Yahoo!’s strategy is to develop mobile-specific services. Wilson said: ‘The company has three core products for mobile.’ Two of these Ð the Yahoo! Go application and the Yahoo! OneConnect Ð have now been launched. The company remains very tight-lipped about the third one.
‘We have developed all our products from a mobile perspective, we don’t just take them from the web. We think mobile is different to the internet. You can ignore that on your peril,’ Wilson said.
During the show, Yahoo! also announced a deal with T-Mobile for search, shoving off its biggest competitor, Google. With the T-Mobile deal in the bag, Yahoo! now has a partnership with all the UK operators.
Yahoo!’s online business model is based on advertising and it’s looking to replicate that on mobile. For advertising to work, it needs to have a big enough audience to get brands interested in advertising. The company has partnerships with 29 operators, which collectively have 600 million subscribers, and its mission is now to get these eyes on the Yahoo! services.
‘We are trying to get advertisers on mobile. They won’t come if there isn’t a big audience. It’s important to have reach and scale,’ Wilson said.
Yahoo! is realistic about the time scale, however, saying that any real revenue from advertising will not be apparent before 2010. Mobile users will have to start using these types of applications en masse for serious advertising money to start rolling into the hands of Yahoo! and other mobile advertising providers.
Clearly the likes of Yahoo! can’t do this on their own, and partnerships are vital for success, Wilson said. ‘The easier it is to use, the more they [consumers] will use it, and the closer you work with operators the easier you can make it,’ she said.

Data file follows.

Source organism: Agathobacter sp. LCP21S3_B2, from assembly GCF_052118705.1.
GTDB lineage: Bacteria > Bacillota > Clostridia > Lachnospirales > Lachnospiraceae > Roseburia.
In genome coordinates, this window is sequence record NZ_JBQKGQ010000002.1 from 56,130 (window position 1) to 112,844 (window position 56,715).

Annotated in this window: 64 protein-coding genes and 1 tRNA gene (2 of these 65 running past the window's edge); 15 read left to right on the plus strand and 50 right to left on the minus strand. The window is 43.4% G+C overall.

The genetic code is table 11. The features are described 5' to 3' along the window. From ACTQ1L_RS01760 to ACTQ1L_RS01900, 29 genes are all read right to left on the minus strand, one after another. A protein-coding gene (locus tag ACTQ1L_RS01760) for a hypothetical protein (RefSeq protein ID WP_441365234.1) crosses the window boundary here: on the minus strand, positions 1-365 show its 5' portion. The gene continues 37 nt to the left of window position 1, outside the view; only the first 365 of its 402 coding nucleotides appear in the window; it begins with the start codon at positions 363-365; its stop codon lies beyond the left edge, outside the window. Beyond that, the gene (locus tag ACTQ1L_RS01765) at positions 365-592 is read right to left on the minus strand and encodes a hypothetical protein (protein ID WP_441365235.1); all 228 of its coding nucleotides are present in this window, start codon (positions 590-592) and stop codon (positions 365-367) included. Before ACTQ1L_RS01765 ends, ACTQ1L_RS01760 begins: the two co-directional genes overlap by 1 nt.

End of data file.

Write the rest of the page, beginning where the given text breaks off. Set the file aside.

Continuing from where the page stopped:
Operators themselves are becoming more and more involved with mobile advertising. The five UK networks, 3, O2, Orange, T-Mobile and Vodafone, made an announcment at the show that they were working together with the GSM Association to define common measurement standards and metrics for mobile advertising.
One of the major problems with mobile advertising has been that there is no standard way of measuring the performance of advertising campaigns and, without this ability, it is very difficult to put a price on advertising.
Overall, however, mobile advertising is said to have a higher click-through rate than other forms of advertising and, as a result, the cost of advertising on mobile is slightly higher for brands than it is on other mediums. An across-the-board way of measuring is likely to standardise the price advertisers pay for mobile.
O2 revealed some further advertising-related announcements. The operator launch a new service for advertisers that will enable them to measure the effectiveness of their campaigns.
In addition, O2 is zero rating all usual browsing charges when its subscribers click on adverts on the O2 Active portal and are taken to the brands’ microsites. The operator trialled mobile advertising on its portal last year and revealed a click-through rate of 6%, compared with an online click-through of roughly 0.2%.
But it’s not just the operators and media companies rushing in to make money from mobile advertising. Manufacturers, with Nokia at the forefront, are also getting in the game. The Finnish handset maker announced the launch of its Nokia Media Network in Barcelona. The aim of the service is to enable brands to place ads on operators’ and media companies’ mobile webpages. Nokia also has a team that helps brands create the ads.
And media companies are getting in on it too. Disney Internet Group launched a mobile version of its website, where it offers mobile games, ringtones, videos and other content, mostly financed by adver